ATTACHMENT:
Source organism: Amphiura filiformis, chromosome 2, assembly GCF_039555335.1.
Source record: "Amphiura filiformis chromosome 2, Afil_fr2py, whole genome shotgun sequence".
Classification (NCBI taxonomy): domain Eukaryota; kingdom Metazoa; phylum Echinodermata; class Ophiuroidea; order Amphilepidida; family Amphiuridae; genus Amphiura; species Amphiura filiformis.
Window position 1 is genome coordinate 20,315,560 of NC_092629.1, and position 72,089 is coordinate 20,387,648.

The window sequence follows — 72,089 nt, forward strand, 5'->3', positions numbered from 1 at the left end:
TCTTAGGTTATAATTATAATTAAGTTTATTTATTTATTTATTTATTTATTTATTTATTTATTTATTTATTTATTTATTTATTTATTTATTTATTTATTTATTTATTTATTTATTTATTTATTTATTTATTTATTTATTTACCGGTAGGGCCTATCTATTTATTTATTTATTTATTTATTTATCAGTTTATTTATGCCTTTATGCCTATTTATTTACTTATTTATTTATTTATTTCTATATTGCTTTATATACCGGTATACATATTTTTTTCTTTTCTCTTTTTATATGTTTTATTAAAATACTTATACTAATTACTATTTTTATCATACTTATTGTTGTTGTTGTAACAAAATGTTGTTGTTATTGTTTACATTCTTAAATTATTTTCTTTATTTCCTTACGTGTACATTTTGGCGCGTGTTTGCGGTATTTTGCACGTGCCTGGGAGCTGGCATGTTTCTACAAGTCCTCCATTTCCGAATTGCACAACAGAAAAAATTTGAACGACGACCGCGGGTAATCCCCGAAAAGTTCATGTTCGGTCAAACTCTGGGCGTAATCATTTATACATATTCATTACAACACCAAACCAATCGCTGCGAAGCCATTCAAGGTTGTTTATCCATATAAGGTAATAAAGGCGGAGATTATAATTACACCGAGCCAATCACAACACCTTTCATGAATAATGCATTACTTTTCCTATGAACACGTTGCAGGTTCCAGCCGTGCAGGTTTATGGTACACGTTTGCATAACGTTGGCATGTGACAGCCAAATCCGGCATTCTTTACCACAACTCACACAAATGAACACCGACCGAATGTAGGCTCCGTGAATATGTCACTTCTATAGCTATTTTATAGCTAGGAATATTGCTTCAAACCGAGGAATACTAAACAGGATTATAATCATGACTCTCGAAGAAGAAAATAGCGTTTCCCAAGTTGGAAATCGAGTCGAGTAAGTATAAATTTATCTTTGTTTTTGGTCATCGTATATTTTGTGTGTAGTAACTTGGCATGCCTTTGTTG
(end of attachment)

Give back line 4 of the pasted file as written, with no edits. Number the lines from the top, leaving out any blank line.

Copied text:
Window position 1 is genome coordinate 20,315,560 of NC_092629.1, and position 72,089 is coordinate 20,387,648.